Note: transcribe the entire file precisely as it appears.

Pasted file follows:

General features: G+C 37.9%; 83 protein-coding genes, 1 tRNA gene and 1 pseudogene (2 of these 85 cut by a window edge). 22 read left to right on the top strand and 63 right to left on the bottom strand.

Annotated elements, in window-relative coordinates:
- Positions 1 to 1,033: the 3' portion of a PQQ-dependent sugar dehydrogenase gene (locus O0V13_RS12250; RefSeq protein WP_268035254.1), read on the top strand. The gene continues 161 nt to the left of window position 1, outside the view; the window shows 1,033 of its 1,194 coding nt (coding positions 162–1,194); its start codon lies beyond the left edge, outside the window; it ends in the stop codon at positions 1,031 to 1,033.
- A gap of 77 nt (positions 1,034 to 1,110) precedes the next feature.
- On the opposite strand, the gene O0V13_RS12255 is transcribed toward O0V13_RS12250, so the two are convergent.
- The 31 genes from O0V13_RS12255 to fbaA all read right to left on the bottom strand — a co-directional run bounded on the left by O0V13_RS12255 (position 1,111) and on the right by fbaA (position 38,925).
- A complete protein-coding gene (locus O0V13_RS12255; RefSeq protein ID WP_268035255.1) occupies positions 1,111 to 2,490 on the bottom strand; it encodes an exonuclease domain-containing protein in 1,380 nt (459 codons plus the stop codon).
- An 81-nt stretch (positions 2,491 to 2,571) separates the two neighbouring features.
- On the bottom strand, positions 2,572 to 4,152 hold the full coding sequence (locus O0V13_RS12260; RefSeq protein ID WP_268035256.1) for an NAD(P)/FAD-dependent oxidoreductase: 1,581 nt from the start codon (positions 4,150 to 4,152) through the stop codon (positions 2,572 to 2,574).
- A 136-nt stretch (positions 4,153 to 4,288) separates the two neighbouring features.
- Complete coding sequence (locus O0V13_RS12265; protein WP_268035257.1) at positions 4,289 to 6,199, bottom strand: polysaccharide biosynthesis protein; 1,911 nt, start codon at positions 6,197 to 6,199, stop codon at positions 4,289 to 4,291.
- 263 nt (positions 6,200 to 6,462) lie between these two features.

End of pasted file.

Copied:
General features: G+C 37.9%; 83 protein-coding genes, 1 tRNA gene and 1 pseudogene (2 of these 85 cut by a window edge). 22 read left to right on the top strand and 63 right to left on the bottom strand.

Annotated elements, in window-relative coordinates:
- Positions 1 to 1,033: the 3' portion of a PQQ-dependent sugar dehydrogenase gene (locus O0V13_RS12250; RefSeq protein WP_268035254.1), read on the top strand. The gene continues 161 nt to the left of window position 1, outside the view; the window shows 1,033 of its 1,194 coding nt (coding positions 162–1,194); its start codon lies beyond the left edge, outside the window; it ends in the stop codon at positions 1,031 to 1,033.
- A gap of 77 nt (positions 1,034 to 1,110) precedes the next feature.
- On the opposite strand, the gene O0V13_RS12255 is transcribed toward O0V13_RS12250, so the two are convergent.
- The 31 genes from O0V13_RS12255 to fbaA all read right to left on the bottom strand — a co-directional run bounded on the left by O0V13_RS12255 (position 1,111) and on the right by fbaA (position 38,925).
- A complete protein-coding gene (locus O0V13_RS12255; RefSeq protein ID WP_268035255.1) occupies positions 1,111 to 2,490 on the bottom strand; it encodes an exonuclease domain-containing protein in 1,380 nt (459 codons plus the stop codon).
- An 81-nt stretch (positions 2,491 to 2,571) separates the two neighbouring features.
- On the bottom strand, positions 2,572 to 4,152 hold the full coding sequence (locus O0V13_RS12260; RefSeq protein ID WP_268035256.1) for an NAD(P)/FAD-dependent oxidoreductase: 1,581 nt from the start codon (positions 4,150 to 4,152) through the stop codon (positions 2,572 to 2,574).
- A 136-nt stretch (positions 4,153 to 4,288) separates the two neighbouring features.
- Complete coding sequence (locus O0V13_RS12265; protein WP_268035257.1) at positions 4,289 to 6,199, bottom strand: polysaccharide biosynthesis protein; 1,911 nt, start codon at positions 6,197 to 6,199, stop codon at positions 4,289 to 4,291.
- 263 nt (positions 6,200 to 6,462) lie between these two features.